About Me

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Washington, United States
loves: you win if you guessed "pets" and "museums". Also books, art history, travel, British punk, Korean kimchi, bindis, martinis, and other things TBD. I will always make it very clear if a post is sponsored in any way. Drop me a line at thepetmuseum AT gmail.com !

Thursday, October 18, 2018

teddy roosevelt wrangles the pets

Theodore Roosevelt's letters to his children are a pleasure to read (except for descriptions of big-game hunting, at which you chalk it up to the times, wince, and move on).  They are affectionate, funny, thoughtful, and wide-ranging; there is a passage on Dickens as a writer vs. Dickens as a man which is not at all complimentary toward the latter.  The letters are also full of animal news, as the Roosevelt family was fond of pets.  Here's a couple of passages from January 1908 about two of the White House zoo, including a kitchen cat that invited itself to an official reception.
***
White House, Jan. 2, 1908.
. . . Mother continues much attached to Scamp, who is certainly a cunning little dog. He is very affectionate, but so exceedingly busy when we are out on the grounds, that we only catch glimpses of him zigzagging at full speed from one end of the place to the other. The kitchen cat and he have strained relations but have not yet come to open hostility. 

White House, Jan. 27, 1908.
DEAR ARCHIE:
Scamp is really a cunning little dog, but he takes such an extremely keen interest in hunting, and is so active, that when he is out on the grounds with us we merely catch glimpses of him as he flashes by. The other night after the Judicial Reception when we went up-stairs to supper the kitchen cat suddenly appeared parading down the hall with great friendliness, and was forthwith exiled to her proper home again.

-- from Roosevelt, Theodore, 1858-1919. Theodore Roosevelt's Letters to His Children. New York: C. Scribner's sons, 1919. pp. 217-8.

Wednesday, October 17, 2018

wordless vintage wednesday

Purchased 1998 with New Zealand Lottery Grants Board funds
https://collections.tepapa.govt.nz/

Sunday, October 14, 2018

a cat guards a sketchbook

courtesy of Wellcome Collection, CC_BY
1859:  Emily M. Madden opens her sketchbook, which she will fill with drawings of the cat Mouton, his (?) friends and his adventures.  And since it's his book, Emily thought he'd want to make sure everyone knew.  "This is my book.  Miau-u-u!" This is all I know about Mouton and Emily, but I could not pass either of them by this morning.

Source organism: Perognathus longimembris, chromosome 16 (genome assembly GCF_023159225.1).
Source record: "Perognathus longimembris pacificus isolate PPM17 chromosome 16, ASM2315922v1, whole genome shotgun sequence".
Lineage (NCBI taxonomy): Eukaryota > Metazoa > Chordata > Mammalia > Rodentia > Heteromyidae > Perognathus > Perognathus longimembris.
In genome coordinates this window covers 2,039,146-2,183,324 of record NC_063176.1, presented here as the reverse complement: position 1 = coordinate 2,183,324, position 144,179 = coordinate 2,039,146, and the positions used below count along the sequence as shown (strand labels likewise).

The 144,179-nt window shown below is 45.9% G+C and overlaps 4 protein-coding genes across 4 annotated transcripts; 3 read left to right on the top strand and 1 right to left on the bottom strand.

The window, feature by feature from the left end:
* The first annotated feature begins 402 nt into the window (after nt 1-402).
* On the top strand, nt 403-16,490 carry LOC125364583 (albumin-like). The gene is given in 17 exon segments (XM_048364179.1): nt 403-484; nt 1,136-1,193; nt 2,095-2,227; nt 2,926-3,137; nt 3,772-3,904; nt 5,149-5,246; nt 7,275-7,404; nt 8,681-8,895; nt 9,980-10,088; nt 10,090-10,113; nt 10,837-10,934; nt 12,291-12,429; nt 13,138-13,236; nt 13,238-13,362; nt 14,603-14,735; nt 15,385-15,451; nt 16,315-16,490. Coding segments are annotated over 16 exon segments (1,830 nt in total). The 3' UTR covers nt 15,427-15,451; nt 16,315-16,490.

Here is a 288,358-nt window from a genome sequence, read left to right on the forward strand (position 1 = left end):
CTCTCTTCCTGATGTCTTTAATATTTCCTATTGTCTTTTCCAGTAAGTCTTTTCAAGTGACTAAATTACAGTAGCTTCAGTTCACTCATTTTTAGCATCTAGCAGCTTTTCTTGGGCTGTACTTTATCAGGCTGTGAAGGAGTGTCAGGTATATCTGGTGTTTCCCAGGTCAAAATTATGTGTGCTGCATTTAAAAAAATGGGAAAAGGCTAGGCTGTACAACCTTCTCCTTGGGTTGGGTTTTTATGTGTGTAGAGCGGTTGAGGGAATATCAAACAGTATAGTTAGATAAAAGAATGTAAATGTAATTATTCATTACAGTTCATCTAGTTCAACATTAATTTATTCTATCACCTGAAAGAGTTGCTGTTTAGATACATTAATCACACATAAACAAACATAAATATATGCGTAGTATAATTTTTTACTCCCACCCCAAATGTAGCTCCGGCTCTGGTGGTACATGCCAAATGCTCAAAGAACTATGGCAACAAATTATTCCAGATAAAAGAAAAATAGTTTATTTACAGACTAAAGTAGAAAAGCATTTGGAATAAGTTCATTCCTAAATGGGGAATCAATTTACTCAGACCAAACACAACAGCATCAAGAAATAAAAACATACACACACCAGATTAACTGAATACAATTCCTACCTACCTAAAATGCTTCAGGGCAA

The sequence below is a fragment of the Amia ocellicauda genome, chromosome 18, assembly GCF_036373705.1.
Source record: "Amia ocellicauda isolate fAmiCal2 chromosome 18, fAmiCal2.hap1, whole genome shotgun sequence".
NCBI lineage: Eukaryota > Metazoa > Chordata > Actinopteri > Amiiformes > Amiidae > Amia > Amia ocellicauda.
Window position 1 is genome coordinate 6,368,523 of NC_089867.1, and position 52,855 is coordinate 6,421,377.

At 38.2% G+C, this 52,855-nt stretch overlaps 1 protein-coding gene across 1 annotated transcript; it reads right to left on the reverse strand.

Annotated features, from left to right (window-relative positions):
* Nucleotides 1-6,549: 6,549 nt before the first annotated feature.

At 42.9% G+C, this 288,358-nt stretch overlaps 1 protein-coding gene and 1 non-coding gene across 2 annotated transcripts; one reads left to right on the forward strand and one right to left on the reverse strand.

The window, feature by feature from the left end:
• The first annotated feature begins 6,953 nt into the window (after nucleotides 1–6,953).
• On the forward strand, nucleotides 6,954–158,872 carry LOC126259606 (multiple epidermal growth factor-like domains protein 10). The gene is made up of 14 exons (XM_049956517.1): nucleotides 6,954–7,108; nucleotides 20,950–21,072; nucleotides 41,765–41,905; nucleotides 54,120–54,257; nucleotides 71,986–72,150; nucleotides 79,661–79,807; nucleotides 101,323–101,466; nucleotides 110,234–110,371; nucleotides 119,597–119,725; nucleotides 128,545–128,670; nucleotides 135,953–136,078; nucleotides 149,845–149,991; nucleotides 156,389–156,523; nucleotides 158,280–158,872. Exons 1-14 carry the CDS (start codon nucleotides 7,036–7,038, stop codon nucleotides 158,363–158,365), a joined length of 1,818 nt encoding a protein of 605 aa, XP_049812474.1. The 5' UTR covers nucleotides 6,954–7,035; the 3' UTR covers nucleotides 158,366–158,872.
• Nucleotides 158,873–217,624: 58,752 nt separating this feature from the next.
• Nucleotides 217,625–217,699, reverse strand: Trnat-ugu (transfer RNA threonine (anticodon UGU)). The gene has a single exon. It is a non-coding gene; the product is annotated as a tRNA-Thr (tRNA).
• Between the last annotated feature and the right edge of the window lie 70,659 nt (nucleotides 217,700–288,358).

Wednesday, October 10, 2018

vintage wordless wednesday

From The New York Public Library. NYPL catalog ID (B-number): b11708207

Monday, October 08, 2018

off the cuff

Drawing, Design for Embroidery, Gentleman's Waistcoat Pocket, ca. 1785;
Designed by Fabrique de Saint Ruf ; France; 18.4 × 31.3 cm (7 1/4 × 12 5/16 in.);
Gift of Eleanor and Sarah Hewitt; 1920-36-324 http://cprhw.tt/o/2BkT6/
France, 1785:  this could have been hand-embroidered on your waistcoat, and you could have enjoyed it for a season or two before you ordered one or two or six new fashion-forward garments.  Meanwhile, the political dynamic in France was shifting toward the Terror; in six years Louis XVI would be beheaded.  So much for your leisurely aristocratic days at the hunt, and for lushly decorated clothes, probably left behind when you bailed to England.

Sunday, October 07, 2018

naptime

Gift of Bishop Monad, 1869
https://collections.tepapa.govt.nz/
This peaceful scene is an etching on blue paper from the late-Baroque artist Francesco Londonio (Italian, primarily Milan, 1723-1783).

Wednesday, October 03, 2018

vintage wednesday

image courtesy of LOC, assumed PD
http://hdl.loc.gov/loc.pnp/ppmsca.38874
"Stray dog seated at a desk in the congressional office of Representative Charles Wilson."

Tuesday, October 02, 2018

neko no hisu

Gift of Mr. and Mrs. Felix Juda (M.73.37.419)
www.lacma.org
. . . or anyway that's what Google Translate said when I typed in "cat hiss".  (Please, if you speak Japanese, tell me what it really is!)  It's October, and that means black cats.  This woodblock print, "Black Cat Hissing," by Takahashi Hiroaki (Japan, 1871-1945) shows one in full fury.  Japanese culture doesn't weight black cats down with the spooky scary symbolism Westerners do; in fact they are considered good luck, which is only right considering black cats are known for being mostly mellow in nature.  Was this done for the Western market, or was Hiroaki enjoying the sinuous curve the cat makes?